Photo by Prashant Panjiar/Bill & Melinda Gates Foundation
As we prepare for the International Conference on Family Planning (ICFP), the need for metrics and data to show progress towards family planning goals and country-level commitments is clear. But why are we passionate about family planning? For many, it’s more than the numbers that motivate us. It’s the human stories behind those numbers that give them meaning.
That’s why I’m thrilled that K4Health has joined with FP2020 to launch Family Planning Voices (FP Voices), a one-year initiative to document through text and photos the personal stories of people working to improve access to family planning around the world. We're inspired by how initiatives like StoryCorps and Humans of New York enable us to experience the raw emotions, harsh realities and personal triumphs of others. Stories highlight the depth of the human experience. They remind us that every person has a unique perspective to share—one that we may learn from, relate to, or disagree with. One that may inspire action.
Many low- and middle-income countries are following the lead of high-income countries by prioritizing improvement in the quality of care provided by their national and private health systems. Increasingly, we see a political will to develop national policies and strategies, but navigating the extensive array of approaches to improve quality can be daunting. Common approaches to improving quality range from training and supervision to standards and guidelines to comprehensive accreditation programs; all of these approaches have varied costs, results, appropriateness, and effectiveness. Often Ministries of Health receive conflicting advice about the best approaches for their countries. One of the most important things to understand is that no one approach solves all problems.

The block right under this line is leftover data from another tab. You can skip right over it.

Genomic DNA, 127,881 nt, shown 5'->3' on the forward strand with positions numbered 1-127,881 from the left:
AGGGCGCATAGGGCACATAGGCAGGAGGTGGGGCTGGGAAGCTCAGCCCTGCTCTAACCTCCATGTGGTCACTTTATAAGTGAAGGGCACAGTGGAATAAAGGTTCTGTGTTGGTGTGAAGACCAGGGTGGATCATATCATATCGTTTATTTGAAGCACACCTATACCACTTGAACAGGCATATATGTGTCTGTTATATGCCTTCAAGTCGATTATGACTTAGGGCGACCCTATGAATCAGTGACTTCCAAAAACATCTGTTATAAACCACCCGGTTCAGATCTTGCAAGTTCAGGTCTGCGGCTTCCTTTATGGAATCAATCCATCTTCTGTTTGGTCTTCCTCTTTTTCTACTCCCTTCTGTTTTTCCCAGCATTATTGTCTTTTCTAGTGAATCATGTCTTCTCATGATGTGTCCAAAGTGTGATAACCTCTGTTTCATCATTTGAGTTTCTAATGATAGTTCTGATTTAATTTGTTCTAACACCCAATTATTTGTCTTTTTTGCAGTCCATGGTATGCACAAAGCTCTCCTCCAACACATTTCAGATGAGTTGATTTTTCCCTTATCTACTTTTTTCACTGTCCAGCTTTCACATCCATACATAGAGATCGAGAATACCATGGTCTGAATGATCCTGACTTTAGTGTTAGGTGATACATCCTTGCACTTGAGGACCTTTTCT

Earlier this month, the International Day of the Girl Child was celebrated to recognize girls’ rights and the unique challenges they face around the world. In a powerful TED Talk, former president Jimmy Carter specifically highlighted the practice of female genital mutilation/cutting (FGM/C) among the grave mistreatments and human rights abuses of women. He noted, “Ninety-one percent of all the females that live in Egypt today have been sexually mutilated (WHO).”
Illustration of a typical discussion in a public hospital governing board. Source - MSH.
I struggled with the plateauing or even declining performance of a health service delivery organization I was supporting. I agonized over weaning another such organization away from relying on aid and becoming self-reliant. I spent sleepless nights wondering why yet another health sector organization was adrift, and how I could help it get onto a steady course and in a definitive direction. Increasingly, I am convinced that the answer lies in improving how these organizations are governed.
Last month, the United Nations launched the 15-year Sustainable Development Goals (SDGs). Building off of the Millennium Development Goals (MDGs), the SDGs aim to make the planet a better place by outlining an agenda of 17 wide-ranging, aspirational goals. Health, climate change, and peace are bedfellows among these global goals.
We think it is important to step back to look at the whole picture of the SDGs, but to not lose sight of the trees for the forest.